Raising Your Grandchildren and Social Security Benefits
If you’re the primary caregiver of your grandchildren, you may be eligible for additional Social Security disability or retirement benefits. The Social Security Administration (SSA) offers monthly benefits for people who are disabled and unable to work, and of course to retired workers. In some instances, grandchildren can supplement your income by up to 75%.
Which Grandchildren Are Eligible?
There’s a fair amount of eligibility criteria your family needs to meet for a child to be eligible for supplemental benefits under your Social Security record. First, you need to pay for at least 50% of your grandchild’s needs, and you must have been doing so for at least one year.
Biological grandchildren, step-grandchildren, and adopted grandchildren are all eligible for additional disability benefits, but your family must meet one of the following criteria for your monthly benefits to increase:
- The parents of your grandchild are deceased
- The parents of your grandchild are disabled and receiving Social Security disability benefits themselves
- You’ve legally adopted your grandchild
This, unfortunately, means that even if you have primary custody of your grandchildren and their parents are no longer in their lives, you will not receive any additional benefits on behalf of your grandkids.
How Much More Income Could Your Family Earn?
If your grandchild meets the technical criteria for additional Social Security benefits, the actual amount your monthly payments increases depends on your unique situation and how many grandchildren you have in your family.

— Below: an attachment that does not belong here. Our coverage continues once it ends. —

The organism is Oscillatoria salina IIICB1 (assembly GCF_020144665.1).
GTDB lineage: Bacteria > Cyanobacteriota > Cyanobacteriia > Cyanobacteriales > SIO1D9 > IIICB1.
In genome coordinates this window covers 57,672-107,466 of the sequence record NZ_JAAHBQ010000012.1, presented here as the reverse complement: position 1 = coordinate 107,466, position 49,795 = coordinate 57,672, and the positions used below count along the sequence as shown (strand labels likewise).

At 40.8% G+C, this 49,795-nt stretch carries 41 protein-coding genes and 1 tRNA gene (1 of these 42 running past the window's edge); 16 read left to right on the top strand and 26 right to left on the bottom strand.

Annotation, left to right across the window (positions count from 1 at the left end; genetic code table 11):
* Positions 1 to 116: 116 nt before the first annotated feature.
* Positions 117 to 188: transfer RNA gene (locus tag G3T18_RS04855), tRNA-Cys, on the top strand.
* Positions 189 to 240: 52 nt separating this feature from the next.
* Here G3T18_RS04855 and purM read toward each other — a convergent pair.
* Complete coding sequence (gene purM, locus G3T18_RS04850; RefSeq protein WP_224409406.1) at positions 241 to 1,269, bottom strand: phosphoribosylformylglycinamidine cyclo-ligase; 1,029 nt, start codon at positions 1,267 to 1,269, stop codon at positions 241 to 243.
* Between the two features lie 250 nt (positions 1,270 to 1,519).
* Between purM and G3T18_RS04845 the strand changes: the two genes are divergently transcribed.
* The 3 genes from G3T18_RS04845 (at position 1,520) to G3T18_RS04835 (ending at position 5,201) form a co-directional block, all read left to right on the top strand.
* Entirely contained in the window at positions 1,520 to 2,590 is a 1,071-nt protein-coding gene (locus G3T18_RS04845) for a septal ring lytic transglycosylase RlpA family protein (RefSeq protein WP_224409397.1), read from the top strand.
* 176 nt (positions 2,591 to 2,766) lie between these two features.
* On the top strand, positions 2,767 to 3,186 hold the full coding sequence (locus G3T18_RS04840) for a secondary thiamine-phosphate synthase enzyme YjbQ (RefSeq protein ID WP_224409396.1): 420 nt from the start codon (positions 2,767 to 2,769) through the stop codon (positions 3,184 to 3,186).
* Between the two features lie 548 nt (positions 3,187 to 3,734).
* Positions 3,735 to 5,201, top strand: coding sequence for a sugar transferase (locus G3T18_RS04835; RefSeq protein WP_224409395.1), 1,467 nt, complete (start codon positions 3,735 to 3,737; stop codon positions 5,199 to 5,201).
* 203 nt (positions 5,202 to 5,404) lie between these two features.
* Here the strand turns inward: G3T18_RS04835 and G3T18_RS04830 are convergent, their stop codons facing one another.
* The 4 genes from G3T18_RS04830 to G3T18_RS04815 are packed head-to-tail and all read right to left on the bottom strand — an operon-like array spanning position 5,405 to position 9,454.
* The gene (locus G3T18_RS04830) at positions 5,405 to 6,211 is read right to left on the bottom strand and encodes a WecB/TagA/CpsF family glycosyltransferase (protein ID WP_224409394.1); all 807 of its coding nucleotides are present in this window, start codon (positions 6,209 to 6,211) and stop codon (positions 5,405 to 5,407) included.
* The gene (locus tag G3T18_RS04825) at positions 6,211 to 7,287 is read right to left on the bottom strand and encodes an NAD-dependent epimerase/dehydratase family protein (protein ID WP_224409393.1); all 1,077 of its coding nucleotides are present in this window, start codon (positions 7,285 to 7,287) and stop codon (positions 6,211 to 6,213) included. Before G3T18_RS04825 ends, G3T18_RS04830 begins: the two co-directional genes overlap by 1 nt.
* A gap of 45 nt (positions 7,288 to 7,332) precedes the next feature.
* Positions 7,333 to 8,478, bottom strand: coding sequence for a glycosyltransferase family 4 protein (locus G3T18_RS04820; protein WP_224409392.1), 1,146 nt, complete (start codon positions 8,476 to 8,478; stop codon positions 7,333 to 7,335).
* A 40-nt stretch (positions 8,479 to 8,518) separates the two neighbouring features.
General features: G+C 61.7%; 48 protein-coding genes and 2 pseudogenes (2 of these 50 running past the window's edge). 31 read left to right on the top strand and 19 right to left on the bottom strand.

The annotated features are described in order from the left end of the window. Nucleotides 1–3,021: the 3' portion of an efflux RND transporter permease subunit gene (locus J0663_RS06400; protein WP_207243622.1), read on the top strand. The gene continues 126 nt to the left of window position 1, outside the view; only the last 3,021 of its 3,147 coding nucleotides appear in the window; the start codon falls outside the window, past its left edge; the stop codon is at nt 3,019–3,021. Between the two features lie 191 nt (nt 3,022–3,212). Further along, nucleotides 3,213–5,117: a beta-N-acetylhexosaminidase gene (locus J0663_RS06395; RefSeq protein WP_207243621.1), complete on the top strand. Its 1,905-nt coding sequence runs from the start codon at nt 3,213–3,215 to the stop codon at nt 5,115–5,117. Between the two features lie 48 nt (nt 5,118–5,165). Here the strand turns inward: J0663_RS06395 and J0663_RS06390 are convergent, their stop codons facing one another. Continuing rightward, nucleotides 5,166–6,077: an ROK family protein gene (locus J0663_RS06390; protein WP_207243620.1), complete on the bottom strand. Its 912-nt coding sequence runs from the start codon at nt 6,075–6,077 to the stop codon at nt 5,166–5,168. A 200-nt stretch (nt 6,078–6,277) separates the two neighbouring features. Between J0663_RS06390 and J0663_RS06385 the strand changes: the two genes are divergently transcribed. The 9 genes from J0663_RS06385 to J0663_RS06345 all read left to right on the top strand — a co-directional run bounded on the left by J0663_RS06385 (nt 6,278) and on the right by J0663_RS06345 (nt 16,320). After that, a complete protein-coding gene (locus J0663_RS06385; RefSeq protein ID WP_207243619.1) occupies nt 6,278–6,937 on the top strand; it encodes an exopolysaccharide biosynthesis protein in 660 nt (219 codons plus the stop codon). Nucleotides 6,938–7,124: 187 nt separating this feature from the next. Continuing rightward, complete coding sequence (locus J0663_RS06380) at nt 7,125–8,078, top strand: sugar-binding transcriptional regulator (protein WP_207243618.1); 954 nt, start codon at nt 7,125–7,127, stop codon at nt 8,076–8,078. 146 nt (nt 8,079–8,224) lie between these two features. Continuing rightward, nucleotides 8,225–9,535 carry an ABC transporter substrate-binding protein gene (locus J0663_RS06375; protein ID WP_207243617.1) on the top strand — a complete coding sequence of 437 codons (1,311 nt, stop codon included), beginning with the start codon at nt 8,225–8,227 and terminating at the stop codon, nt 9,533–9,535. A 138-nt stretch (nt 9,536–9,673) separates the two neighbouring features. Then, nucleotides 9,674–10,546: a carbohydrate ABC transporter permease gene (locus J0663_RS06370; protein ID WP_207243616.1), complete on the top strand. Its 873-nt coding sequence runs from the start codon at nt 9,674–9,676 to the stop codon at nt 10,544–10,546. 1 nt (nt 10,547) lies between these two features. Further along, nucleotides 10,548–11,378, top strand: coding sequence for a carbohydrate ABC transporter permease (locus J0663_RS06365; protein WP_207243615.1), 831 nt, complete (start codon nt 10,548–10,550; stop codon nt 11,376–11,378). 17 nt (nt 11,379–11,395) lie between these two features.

If you’re receiving Social Security disability or Social Security retirement, any grandchild under age 18 will be entitled to up to 50% of your monthly benefits on top of what you’re already receiving. A household income cap will come into play here—it’s usually around 180% of your monthly Social Security income.
For example, if you have two minor grandchildren and both are eligible for supplemental income worth 50% of your benefits, you’d only end up receiving around 40% each. Once your eldest grandchild turns 18, the younger grandchild would then receive the full 50% because your household income would no longer be met.
If your spouse passes away, minor grandchildren could receive up to 75% of a deceased grandparent’s benefits. You can also receive survivors’ benefits on behalf of a spouse if you’re over age 60 and were married for at least 10 years.
Starting the Process
You’re only able to add a grandchild to your beneficiary record at your closest Social Security office. To make an appointment to add your grandchildren to your Social Security retirement or disability account, call the SSA toll free at 1-800-772-1213.